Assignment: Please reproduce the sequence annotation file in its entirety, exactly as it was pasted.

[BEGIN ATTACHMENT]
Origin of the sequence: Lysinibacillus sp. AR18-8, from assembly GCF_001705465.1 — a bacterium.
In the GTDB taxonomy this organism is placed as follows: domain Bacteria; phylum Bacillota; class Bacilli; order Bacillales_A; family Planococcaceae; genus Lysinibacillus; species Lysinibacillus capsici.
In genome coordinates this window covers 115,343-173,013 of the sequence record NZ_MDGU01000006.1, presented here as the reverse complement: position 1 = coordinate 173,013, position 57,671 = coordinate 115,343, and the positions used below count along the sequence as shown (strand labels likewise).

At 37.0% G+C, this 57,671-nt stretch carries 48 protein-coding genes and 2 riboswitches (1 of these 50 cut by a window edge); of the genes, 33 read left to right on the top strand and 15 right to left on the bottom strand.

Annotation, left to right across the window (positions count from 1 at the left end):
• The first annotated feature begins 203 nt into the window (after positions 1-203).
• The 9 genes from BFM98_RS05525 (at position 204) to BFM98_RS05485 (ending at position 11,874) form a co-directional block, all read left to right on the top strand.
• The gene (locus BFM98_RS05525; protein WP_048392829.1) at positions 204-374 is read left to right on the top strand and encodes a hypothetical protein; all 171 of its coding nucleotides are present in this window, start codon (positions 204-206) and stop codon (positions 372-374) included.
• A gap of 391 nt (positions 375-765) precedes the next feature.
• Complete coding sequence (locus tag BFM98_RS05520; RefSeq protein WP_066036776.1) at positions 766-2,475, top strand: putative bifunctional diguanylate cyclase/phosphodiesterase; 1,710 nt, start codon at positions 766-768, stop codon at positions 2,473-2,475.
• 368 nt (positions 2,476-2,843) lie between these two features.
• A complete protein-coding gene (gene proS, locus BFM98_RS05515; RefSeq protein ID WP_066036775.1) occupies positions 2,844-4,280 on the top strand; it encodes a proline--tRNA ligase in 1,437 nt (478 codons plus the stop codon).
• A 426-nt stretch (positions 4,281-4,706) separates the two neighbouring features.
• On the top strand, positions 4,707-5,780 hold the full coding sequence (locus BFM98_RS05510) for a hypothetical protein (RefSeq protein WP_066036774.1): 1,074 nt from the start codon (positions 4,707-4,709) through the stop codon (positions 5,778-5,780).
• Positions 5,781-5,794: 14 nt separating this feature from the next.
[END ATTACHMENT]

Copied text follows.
Origin of the sequence: Lysinibacillus sp. AR18-8, from assembly GCF_001705465.1 — a bacterium.
In the GTDB taxonomy this organism is placed as follows: domain Bacteria; phylum Bacillota; class Bacilli; order Bacillales_A; family Planococcaceae; genus Lysinibacillus; species Lysinibacillus capsici.
In genome coordinates this window covers 115,343-173,013 of the sequence record NZ_MDGU01000006.1, presented here as the reverse complement: position 1 = coordinate 173,013, position 57,671 = coordinate 115,343, and the positions used below count along the sequence as shown (strand labels likewise).

At 37.0% G+C, this 57,671-nt stretch carries 48 protein-coding genes and 2 riboswitches (1 of these 50 cut by a window edge); of the genes, 33 read left to right on the top strand and 15 right to left on the bottom strand.

Annotation, left to right across the window (positions count from 1 at the left end):
• The first annotated feature begins 203 nt into the window (after positions 1-203).
• The 9 genes from BFM98_RS05525 (at position 204) to BFM98_RS05485 (ending at position 11,874) form a co-directional block, all read left to right on the top strand.
• The gene (locus BFM98_RS05525; protein WP_048392829.1) at positions 204-374 is read left to right on the top strand and encodes a hypothetical protein; all 171 of its coding nucleotides are present in this window, start codon (positions 204-206) and stop codon (positions 372-374) included.
• A gap of 391 nt (positions 375-765) precedes the next feature.
• Complete coding sequence (locus tag BFM98_RS05520; RefSeq protein WP_066036776.1) at positions 766-2,475, top strand: putative bifunctional diguanylate cyclase/phosphodiesterase; 1,710 nt, start codon at positions 766-768, stop codon at positions 2,473-2,475.
• 368 nt (positions 2,476-2,843) lie between these two features.
• A complete protein-coding gene (gene proS, locus BFM98_RS05515; RefSeq protein ID WP_066036775.1) occupies positions 2,844-4,280 on the top strand; it encodes a proline--tRNA ligase in 1,437 nt (478 codons plus the stop codon).
• A 426-nt stretch (positions 4,281-4,706) separates the two neighbouring features.
• On the top strand, positions 4,707-5,780 hold the full coding sequence (locus BFM98_RS05510) for a hypothetical protein (RefSeq protein WP_066036774.1): 1,074 nt from the start codon (positions 4,707-4,709) through the stop codon (positions 5,778-5,780).
• Positions 5,781-5,794: 14 nt separating this feature from the next.